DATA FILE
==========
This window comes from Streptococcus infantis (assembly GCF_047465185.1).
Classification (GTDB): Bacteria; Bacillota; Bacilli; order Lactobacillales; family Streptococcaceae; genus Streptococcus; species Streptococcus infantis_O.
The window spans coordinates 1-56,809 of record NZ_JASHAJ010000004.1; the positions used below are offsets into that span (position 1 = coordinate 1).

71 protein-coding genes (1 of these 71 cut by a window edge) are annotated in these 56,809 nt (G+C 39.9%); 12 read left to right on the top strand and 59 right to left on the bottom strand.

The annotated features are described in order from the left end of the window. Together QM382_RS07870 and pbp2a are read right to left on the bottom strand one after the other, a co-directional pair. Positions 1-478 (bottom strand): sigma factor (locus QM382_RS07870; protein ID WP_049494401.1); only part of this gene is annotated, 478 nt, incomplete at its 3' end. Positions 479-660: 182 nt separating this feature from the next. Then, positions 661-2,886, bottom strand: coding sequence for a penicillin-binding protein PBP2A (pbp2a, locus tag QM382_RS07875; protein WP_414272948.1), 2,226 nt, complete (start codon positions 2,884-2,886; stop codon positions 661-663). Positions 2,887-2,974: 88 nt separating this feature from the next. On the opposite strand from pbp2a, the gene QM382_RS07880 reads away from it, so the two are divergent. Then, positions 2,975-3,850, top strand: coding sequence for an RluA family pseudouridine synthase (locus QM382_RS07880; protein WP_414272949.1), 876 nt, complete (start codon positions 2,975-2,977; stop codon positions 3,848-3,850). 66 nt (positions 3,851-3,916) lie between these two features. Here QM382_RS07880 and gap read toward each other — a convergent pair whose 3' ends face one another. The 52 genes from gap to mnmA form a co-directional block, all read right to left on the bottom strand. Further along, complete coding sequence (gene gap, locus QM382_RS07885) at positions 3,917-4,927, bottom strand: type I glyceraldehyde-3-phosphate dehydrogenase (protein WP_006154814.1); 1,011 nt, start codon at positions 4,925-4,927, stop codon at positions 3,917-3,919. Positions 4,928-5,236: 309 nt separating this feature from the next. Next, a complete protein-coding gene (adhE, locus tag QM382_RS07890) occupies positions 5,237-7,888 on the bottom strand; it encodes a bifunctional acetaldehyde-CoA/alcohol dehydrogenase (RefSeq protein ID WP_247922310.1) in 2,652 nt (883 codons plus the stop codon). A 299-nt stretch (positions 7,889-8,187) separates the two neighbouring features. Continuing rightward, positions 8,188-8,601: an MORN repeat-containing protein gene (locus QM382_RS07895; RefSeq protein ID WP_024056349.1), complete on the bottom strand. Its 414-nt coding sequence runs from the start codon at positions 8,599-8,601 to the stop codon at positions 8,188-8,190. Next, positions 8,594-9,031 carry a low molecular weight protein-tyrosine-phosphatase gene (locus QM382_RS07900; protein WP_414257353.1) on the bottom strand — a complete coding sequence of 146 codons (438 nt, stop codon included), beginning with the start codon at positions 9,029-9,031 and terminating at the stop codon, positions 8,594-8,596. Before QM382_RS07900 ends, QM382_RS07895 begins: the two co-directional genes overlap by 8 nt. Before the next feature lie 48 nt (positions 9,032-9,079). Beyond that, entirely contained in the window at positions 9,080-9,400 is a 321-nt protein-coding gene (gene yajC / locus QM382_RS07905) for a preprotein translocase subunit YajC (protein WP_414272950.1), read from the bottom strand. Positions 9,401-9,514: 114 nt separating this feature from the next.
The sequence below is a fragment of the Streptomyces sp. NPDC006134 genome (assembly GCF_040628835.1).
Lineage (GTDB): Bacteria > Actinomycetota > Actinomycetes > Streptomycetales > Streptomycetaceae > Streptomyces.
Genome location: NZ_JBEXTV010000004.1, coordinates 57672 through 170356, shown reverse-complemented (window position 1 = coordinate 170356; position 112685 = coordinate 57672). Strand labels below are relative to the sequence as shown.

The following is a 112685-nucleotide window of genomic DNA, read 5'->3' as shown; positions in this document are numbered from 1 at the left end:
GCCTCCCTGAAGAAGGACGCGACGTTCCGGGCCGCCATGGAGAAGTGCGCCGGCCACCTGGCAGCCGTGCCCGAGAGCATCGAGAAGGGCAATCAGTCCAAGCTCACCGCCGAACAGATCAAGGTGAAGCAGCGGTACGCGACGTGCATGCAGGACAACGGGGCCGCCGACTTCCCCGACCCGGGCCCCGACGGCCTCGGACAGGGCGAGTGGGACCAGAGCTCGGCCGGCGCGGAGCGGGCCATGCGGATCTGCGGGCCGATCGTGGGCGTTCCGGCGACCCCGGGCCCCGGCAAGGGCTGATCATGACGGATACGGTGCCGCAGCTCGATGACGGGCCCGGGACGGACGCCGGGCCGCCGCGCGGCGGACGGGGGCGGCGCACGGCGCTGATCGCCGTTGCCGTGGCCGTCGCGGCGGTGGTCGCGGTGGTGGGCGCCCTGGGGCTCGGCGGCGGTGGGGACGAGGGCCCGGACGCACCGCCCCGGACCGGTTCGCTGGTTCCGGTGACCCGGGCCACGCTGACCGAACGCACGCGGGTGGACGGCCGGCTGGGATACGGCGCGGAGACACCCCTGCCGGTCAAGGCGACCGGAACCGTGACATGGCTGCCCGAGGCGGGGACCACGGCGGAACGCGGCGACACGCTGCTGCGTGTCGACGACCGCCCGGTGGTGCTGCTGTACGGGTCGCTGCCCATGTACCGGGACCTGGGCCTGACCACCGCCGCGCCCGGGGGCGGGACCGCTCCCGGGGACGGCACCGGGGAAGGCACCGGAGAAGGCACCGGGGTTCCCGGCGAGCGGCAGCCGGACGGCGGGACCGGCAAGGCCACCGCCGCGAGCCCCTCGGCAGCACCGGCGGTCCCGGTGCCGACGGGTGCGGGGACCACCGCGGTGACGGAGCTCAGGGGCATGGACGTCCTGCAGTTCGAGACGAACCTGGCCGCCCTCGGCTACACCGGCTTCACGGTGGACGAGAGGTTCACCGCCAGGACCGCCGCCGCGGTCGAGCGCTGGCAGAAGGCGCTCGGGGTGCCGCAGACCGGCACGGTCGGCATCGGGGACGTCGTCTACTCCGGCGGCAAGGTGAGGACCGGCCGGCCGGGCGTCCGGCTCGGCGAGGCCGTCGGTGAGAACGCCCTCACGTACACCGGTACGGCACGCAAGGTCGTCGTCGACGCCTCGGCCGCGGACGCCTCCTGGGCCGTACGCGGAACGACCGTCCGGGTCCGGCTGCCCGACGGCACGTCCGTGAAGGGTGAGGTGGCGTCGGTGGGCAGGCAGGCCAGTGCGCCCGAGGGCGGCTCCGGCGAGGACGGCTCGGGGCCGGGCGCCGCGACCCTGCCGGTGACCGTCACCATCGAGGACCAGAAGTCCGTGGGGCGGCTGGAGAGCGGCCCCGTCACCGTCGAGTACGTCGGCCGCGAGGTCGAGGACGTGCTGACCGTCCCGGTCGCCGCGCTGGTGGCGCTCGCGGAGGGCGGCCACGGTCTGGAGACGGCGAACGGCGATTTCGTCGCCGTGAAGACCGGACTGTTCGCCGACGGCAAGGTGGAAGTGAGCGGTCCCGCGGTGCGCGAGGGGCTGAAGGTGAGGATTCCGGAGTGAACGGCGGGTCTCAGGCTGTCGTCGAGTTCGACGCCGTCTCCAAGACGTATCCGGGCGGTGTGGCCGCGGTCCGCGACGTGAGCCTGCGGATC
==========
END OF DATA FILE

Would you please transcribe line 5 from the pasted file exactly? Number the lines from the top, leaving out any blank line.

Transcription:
The annotated features are described in order from the left end of the window. Together QM382_RS07870 and pbp2a are read right to left on the bottom strand one after the other, a co-directional pair. Positions 1-478 (bottom strand): sigma factor (locus QM382_RS07870; protein ID WP_049494401.1); only part of this gene is annotated, 478 nt, incomplete at its 3' end. Positions 479-660: 182 nt separating this feature from the next. Then, positions 661-2,886, bottom strand: coding sequence for a penicillin-binding protein PBP2A (pbp2a, locus tag QM382_RS07875; protein WP_414272948.1), 2,226 nt, complete (start codon positions 2,884-2,886; stop codon positions 661-663). Positions 2,887-2,974: 88 nt separating this feature from the next. On the opposite strand from pbp2a, the gene QM382_RS07880 reads away from it, so the two are divergent. Then, positions 2,975-3,850, top strand: coding sequence for an RluA family pseudouridine synthase (locus QM382_RS07880; protein WP_414272949.1), 876 nt, complete (start codon positions 2,975-2,977; stop codon positions 3,848-3,850). 66 nt (positions 3,851-3,916) lie between these two features. Here QM382_RS07880 and gap read toward each other — a convergent pair whose 3' ends face one another. The 52 genes from gap to mnmA form a co-directional block, all read right to left on the bottom strand. Further along, complete coding sequence (gene gap, locus QM382_RS07885) at positions 3,917-4,927, bottom strand: type I glyceraldehyde-3-phosphate dehydrogenase (protein WP_006154814.1); 1,011 nt, start codon at positions 4,925-4,927, stop codon at positions 3,917-3,919. Positions 4,928-5,236: 309 nt separating this feature from the next. Next, a complete protein-coding gene (adhE, locus tag QM382_RS07890) occupies positions 5,237-7,888 on the bottom strand; it encodes a bifunctional acetaldehyde-CoA/alcohol dehydrogenase (RefSeq protein ID WP_247922310.1) in 2,652 nt (883 codons plus the stop codon). A 299-nt stretch (positions 7,889-8,187) separates the two neighbouring features. Continuing rightward, positions 8,188-8,601: an MORN repeat-containing protein gene (locus QM382_RS07895; RefSeq protein ID WP_024056349.1), complete on the bottom strand. Its 414-nt coding sequence runs from the start codon at positions 8,599-8,601 to the stop codon at positions 8,188-8,190. Next, positions 8,594-9,031 carry a low molecular weight protein-tyrosine-phosphatase gene (locus QM382_RS07900; protein WP_414257353.1) on the bottom strand — a complete coding sequence of 146 codons (438 nt, stop codon included), beginning with the start codon at positions 9,029-9,031 and terminating at the stop codon, positions 8,594-8,596. Before QM382_RS07900 ends, QM382_RS07895 begins: the two co-directional genes overlap by 8 nt. Before the next feature lie 48 nt (positions 9,032-9,079). Beyond that, entirely contained in the window at positions 9,080-9,400 is a 321-nt protein-coding gene (gene yajC / locus QM382_RS07905) for a preprotein translocase subunit YajC (protein WP_414272950.1), read from the bottom strand. Positions 9,401-9,514: 114 nt separating this feature from the next.